Given that hypoxia likely triggers an increase in cellular AMP levels, it seems possible that the AMP-activated protein kinase (AMPK) may play a role in regulating the activity of 02-sensing cells. AMPK is a multi-substrate serine/threonine kinase, which acts as a metabolic sensor and modulates many aspects of cell metabolism in eukaryotes (37,47). AMPK effectively detects metabolic stress through changes in the local ATP:AMP ratio, and may be activated by vigorous exercise, nutrient starvation and hypoxia (37,47). AMPK is an a,|3,Y heterotrimer, and its activity is increased 2-4 fold by the association of AMP with an allosteric site. However, the AMPK activity is also regulated by an upstream kinase, namely AMPK kinase (39). AMPK kinase is also activated by AMP and regulates AMPK by phosphorylation of Thrl72 within the activation loop of the AMPKasubunit(37, 47). In response to hypoxia, AMPK acts to maintain ATP levels with the minimum amount of 02utilization. AMPK does so by inducing the expression and subsequent translocation of GLUT to the plasma membrane (43, 49, 75), by accelerating glycolysis via phosphorylation of phosphofructokinase (59), and by inhibiting creatine kinase (71). These properties are consistent with the likely effects of hypoxia on pulmonary artery smooth muscle cell metabolism. AMPK kinase and AMPK, respectively, may therefore act as the "primary metabolic sensors" and "primary effectors" in 02-sensing cells, with the activity of AMPK kinase/AMPK determined by the "metabolic setting" under normoxic and hypoxic conditions, respectively.
Given that AMPK targets an array ofproteins including ion channels (35), it is possible that AMP-dependent activation of AMPK kinase and AMPK, respectively, in pulmonary artery smooth muscle may also regulate Ca2+ signaling. Thus, phosphorylation of ADP-ribosyl cyclase by AMPK could elicit a consequent increase in cADPR-dependent Ca signaling by hypoxia. Furthermore, AMPK activation could also, by a direct or indirect action, inhibit potassium channel activity in the plasma membrane and SERCA activity in the peripheral SR proximal to the plasma membrane.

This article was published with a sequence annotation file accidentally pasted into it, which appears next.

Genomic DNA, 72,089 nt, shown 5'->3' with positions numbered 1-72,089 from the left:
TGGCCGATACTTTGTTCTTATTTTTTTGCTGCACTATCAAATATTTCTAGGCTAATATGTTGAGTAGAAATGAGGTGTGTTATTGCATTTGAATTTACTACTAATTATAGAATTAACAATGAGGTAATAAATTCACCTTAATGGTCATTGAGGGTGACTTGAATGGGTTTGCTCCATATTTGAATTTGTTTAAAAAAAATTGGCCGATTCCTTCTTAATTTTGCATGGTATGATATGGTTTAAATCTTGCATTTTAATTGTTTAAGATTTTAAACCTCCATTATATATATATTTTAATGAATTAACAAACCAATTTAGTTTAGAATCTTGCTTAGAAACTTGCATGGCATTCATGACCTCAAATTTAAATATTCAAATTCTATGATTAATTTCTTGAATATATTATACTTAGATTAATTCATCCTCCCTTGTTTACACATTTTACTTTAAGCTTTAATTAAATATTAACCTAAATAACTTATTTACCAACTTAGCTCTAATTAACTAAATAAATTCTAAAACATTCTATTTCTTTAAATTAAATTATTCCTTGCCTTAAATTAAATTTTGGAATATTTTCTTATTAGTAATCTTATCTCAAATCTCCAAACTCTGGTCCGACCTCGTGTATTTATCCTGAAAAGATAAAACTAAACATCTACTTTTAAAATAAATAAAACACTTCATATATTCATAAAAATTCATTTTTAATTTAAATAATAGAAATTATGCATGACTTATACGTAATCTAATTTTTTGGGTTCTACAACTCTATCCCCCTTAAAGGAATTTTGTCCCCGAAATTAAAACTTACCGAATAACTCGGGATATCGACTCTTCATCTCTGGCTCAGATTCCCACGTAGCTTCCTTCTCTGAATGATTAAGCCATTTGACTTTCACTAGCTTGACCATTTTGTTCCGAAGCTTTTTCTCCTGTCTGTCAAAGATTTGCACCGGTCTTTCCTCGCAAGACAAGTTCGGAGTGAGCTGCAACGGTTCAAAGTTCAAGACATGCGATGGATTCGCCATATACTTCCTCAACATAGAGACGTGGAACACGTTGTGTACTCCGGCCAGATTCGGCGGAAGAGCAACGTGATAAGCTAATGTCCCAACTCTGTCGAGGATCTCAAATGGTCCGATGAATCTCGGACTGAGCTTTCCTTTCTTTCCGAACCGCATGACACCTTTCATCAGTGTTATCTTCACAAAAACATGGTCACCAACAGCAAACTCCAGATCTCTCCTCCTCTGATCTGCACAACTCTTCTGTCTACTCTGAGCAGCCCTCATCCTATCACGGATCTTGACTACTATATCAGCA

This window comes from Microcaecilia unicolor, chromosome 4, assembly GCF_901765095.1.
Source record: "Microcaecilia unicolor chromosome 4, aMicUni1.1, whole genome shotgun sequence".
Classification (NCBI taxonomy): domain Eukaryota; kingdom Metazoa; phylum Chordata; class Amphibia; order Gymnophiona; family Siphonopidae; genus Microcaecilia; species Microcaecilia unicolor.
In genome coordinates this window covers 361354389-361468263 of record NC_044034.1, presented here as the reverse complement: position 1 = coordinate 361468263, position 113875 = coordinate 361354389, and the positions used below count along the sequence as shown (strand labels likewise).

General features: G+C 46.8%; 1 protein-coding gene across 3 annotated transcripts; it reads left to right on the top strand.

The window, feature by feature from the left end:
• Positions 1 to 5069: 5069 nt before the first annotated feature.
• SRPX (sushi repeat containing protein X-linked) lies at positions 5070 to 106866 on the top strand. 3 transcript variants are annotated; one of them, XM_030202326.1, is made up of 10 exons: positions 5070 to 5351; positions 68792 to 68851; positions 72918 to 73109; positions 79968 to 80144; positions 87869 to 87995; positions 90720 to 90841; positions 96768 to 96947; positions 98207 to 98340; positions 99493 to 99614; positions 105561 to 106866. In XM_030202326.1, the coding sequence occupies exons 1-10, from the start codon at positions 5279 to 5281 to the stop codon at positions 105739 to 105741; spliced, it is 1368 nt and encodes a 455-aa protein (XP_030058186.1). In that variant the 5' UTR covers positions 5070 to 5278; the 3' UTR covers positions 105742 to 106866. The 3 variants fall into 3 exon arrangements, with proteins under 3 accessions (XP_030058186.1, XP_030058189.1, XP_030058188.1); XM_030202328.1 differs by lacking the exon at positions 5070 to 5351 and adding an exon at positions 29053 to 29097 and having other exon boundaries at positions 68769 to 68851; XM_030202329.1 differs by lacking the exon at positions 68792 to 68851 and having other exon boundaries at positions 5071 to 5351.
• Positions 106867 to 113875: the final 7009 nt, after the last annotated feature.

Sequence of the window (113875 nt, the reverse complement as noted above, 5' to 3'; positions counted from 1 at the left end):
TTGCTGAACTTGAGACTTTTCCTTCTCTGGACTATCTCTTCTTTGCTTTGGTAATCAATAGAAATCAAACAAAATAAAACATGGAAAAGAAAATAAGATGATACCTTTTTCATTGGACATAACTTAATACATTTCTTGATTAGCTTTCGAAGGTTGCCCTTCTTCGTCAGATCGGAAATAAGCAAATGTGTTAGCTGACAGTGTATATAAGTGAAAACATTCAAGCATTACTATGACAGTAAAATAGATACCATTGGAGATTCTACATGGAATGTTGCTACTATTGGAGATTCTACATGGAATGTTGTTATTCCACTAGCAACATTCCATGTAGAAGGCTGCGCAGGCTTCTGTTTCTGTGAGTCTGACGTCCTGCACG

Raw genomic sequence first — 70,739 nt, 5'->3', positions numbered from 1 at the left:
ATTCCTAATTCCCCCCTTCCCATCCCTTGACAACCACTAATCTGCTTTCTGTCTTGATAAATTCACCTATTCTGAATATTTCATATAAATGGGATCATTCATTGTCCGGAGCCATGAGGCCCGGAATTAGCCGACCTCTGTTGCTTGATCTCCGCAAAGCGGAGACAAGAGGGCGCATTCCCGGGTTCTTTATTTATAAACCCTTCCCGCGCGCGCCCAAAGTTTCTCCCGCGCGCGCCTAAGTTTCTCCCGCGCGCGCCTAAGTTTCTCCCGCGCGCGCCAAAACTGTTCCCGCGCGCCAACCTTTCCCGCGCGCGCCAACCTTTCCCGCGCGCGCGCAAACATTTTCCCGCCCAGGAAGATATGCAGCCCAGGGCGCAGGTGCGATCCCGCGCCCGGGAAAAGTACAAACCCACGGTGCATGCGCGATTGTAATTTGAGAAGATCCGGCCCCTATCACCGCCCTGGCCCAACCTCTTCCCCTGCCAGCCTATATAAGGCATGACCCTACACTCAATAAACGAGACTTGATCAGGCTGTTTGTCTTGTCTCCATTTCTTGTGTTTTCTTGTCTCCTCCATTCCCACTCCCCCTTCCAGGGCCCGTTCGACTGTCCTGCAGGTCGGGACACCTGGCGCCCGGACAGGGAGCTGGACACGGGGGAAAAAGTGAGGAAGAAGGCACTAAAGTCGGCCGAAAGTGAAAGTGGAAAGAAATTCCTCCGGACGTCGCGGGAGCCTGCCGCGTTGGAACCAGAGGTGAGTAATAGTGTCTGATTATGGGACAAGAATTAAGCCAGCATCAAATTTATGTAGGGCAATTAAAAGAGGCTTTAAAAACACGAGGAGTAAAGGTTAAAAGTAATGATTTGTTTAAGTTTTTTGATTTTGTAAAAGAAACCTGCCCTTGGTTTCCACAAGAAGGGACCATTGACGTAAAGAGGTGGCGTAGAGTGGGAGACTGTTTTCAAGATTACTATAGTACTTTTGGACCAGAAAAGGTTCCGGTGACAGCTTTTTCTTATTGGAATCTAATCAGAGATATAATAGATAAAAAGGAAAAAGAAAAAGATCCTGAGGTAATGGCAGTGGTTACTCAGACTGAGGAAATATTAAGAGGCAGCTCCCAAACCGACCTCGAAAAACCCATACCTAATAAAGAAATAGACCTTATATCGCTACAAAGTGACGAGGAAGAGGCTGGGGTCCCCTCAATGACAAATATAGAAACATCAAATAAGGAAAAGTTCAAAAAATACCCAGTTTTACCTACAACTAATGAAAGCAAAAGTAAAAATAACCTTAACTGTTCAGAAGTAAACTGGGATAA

Figure 5. Proposed mechanism for the regulation of cell metabolism and cADPR accumulation by hypoxia. Hypoxia inhibits mitochondrial oxidative phosphorylation, triggering a fall in ATP levels and a consequent rise in AMP levels via the adenylate kinase reaction. This leads to the activation of the primary "metabolic sensors" and "primary effectors", namely AMPKK and AMPK, respectively. AMPK then accelerates glucose transport, glycolysis, and inhibits creatine kinase in an effort to maintain ATP levels at the primary sites of utilization. In addition, however, AMPK may activate ADP-ribosyl cyclase and cADPR accumulation, and inhibit SERCA activity in the peripheral SR proximal to the plasma membrane. AMPK, AMP activated kinase; AMPKK, AMP kinase kinase; GLUT, glucose transporter; AC, ADP-ribosyl cyclase; CH, cADPR hydrolase; ADPR, ADP-ribose; Per, phosphocreatine.
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